IT Trends | News
LAN-Based Technology Improves Cell Phone Coverage at MIT
- By Dian Schaffhauser
Each time a new building goes up at Massachusetts Institute of Technology, cell phone coverage is affected--and never for the better. To support the explosive growth of mobile computing and devices on campus, the Information Services & Technology (IST) organization at MIT recently worked with Cisco and MobileAccess, as well as AT&T and Sprint Nextel, to improve campus coverage for cell phone users.
In June 2010, the Cambridge, MA campus deployed a new technology that delivers cell phone signals over a local area network for better in-building coverage. MobileAccessVE from MobileAccess sends cellular radio frequency signals over CAT-5/6 Ethernet LAN infrastructure for 2G, 3G, and 4G services, without, the company said, affecting wired or wireless LAN traffic. The installation at MIT integrates with an existing Cisco Unified Wireless Network.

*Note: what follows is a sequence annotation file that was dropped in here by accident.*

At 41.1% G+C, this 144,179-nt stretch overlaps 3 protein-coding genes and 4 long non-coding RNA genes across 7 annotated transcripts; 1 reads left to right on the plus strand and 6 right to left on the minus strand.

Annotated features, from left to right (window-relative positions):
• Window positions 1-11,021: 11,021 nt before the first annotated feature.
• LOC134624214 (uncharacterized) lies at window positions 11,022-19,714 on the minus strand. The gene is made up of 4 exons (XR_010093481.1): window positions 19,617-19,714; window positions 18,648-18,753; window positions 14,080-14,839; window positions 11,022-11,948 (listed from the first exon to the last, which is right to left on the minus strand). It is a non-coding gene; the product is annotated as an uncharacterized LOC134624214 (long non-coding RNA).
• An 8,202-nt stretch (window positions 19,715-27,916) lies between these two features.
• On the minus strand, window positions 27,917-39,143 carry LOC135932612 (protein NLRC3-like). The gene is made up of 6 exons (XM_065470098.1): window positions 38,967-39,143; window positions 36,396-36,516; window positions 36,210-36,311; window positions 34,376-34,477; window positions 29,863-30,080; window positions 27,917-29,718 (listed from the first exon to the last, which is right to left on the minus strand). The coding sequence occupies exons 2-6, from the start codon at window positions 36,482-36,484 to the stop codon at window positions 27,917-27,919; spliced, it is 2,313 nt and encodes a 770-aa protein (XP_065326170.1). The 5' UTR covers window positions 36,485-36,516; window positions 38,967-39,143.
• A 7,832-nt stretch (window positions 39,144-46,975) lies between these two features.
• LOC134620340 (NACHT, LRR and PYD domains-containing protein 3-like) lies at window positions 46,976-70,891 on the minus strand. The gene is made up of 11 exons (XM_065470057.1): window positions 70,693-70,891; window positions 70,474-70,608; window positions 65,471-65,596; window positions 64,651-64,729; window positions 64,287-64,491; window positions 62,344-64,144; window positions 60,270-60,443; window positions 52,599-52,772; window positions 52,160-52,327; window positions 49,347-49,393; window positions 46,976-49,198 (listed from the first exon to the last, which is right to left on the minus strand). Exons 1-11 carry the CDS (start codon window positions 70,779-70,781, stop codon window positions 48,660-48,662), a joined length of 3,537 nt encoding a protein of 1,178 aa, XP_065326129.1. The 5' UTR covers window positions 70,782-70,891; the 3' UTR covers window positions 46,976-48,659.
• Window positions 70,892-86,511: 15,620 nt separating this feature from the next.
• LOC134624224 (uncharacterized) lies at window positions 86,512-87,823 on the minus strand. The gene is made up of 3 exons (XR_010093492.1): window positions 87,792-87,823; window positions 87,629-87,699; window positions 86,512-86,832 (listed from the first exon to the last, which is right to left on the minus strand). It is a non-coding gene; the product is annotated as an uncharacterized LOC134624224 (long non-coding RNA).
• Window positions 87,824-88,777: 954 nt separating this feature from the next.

The technology is being piloted in three buildings. With positive feedback the campus predicted that it will expand usage in other campus buildings and with other network vendors.
"We brought MobileAccessVE to market for enterprises hungry for in-building wireless, yet reluctant to incur the costs and inconvenience associated with new cabling and downtime," said Ron Kaiser, CEO of MobileAccess.
In the same period IST also had AT&T and Sprint Nextel install cellular transmitters on three buildings, which required working with MIT's department of facilities and the City of Cambridge for building permits. The new transmitters are designed to penetrate building infrastructure more effectively and thereby improve campus coverage.
Dian Schaffhauser is a writer who covers technology and business for a number of publications. Contact her at email@example.com.